What's In Store? - Twice

What's In Store?

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My wife won’t believe this when she reads it but I don’t really mind shopping. Most men hate it. And honestly, if I were responsible for buying my two boys underwear and sweatpants and Nike and Under Armour t-shirts, which is pretty much all they wear, I’d probably not like shopping.

But I mostly limit my shopping to the online variety; I’d say 90 percent of it. We are an Amazon Prime family. For tech I love Newegg. Our dog food comes from Chewy. Even our organic fruits and vegetables come from Door-To-Door Organics.

Yes, that makes us lazy, but it also makes us efficient, and it probably doesn’t endear me to the traditional brick-and-mortar retailers that I cover on a regular basis.

But honestly, I have no interest in walking through a Target, or a Walmart or our club of choice, BJ’s.

That being said, I still appreciate a good brick-and-mortar retail experience. I enjoy browsing in Best Buy, for its excellent curation of today’s latest tech, and its emphasis on variety.

I still enjoy walking through Bed Bath & Beyond, because it often inspires me to upgrade my kitchen or tackle a new recipe.

I love Williams-Sonoma, Pottery Barn and Apple Stores.

The common thread of all of these retailers is an emphasis on selection and a similar approach to display and merchandising.

When you can walk through a store and can think of a dozen reasons you may need whatever you are browsing, that store is doing its job — mostly of separating you from your money — but more importantly, giving you solutions to the everyday challenges of life.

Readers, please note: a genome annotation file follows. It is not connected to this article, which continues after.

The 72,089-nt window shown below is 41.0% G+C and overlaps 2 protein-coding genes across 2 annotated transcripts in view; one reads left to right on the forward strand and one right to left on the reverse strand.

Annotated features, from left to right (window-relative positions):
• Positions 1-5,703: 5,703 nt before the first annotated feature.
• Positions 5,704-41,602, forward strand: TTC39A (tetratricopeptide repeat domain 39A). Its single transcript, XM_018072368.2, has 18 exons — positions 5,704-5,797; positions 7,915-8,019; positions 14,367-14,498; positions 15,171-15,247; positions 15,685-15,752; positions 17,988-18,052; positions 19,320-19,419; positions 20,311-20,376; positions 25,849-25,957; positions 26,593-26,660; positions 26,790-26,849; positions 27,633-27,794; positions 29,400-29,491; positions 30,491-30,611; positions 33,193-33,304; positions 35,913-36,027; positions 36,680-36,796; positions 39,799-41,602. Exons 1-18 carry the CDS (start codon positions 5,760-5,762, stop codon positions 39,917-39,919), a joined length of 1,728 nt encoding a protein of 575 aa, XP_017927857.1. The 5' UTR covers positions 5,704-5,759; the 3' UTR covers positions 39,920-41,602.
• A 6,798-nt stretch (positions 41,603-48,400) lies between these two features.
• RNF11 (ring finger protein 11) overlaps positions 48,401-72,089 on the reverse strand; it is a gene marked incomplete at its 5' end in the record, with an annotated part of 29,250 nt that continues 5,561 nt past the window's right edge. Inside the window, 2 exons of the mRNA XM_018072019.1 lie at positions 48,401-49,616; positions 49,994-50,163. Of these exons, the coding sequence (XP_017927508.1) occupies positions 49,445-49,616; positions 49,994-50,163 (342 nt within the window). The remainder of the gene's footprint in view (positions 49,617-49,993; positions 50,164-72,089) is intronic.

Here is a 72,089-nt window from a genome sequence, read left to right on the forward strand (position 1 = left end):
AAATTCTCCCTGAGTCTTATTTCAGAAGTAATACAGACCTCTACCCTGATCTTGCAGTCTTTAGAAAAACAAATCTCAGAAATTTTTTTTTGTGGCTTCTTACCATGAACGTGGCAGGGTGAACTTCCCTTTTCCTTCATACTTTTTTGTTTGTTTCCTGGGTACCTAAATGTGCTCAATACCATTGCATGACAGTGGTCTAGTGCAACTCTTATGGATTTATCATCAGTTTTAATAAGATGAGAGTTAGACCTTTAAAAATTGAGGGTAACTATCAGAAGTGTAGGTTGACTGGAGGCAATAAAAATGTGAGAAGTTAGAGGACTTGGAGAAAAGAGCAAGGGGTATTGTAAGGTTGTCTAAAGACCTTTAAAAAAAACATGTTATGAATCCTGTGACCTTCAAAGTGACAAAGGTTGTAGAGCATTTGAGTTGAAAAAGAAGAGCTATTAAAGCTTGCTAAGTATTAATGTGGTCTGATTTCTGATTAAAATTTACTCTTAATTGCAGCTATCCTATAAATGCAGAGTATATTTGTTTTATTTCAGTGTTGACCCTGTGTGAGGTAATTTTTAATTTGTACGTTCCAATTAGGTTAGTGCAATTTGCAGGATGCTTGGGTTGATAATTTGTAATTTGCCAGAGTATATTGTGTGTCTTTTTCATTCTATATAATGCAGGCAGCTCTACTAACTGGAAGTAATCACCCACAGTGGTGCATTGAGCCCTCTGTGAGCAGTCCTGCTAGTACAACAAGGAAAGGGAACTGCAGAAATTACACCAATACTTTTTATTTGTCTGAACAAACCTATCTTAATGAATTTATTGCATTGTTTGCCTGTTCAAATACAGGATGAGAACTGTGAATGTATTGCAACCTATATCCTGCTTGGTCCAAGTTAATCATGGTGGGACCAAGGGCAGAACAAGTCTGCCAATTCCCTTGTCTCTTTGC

Maybe that product on display will entertain me, or help me make dinner quicker, or be the perfect gift for my niece’s wedding. But the bottom line is, when faced with a decision like that, from a retailer who knows what its doing, I throw out my prejudices of price or buyer’s remorse and I make the purchase, sometime against my better instincts.

It’s how I got my 65-inch curved TV (sorry honey.)

Our second Annual Retail Innovations Awards are designed to call out those retailers that are raising the bar on the retail experience. I think its telling that this year’s choices are all (but one) primarily brick-and-mortar chains.

Best Buy’s resurgence under Hubert Joly has been remarkable and their in-store experience has become a benchmark for the big-box channel.

Lowe’s has lapped the home-improvement channel by emphasizing smart appliances and being a pioneer in the connected home category.

JCPenney has completely redefined the department store experience by taking its new major appliance assortment one step above the category stalwart, Sears.

And I’m guessing most of you haven’t been to a Pirch store but if you have you realize that they have set a bar for retailers that is, as Donald Trump would say, “yuge.” It’s not just shopping, it’s that experience you remember from the first time you went to an IKEA or a Stew Leonard’s. It’s just pure fun.

Check out our Special Report starting. And get out there and shop!

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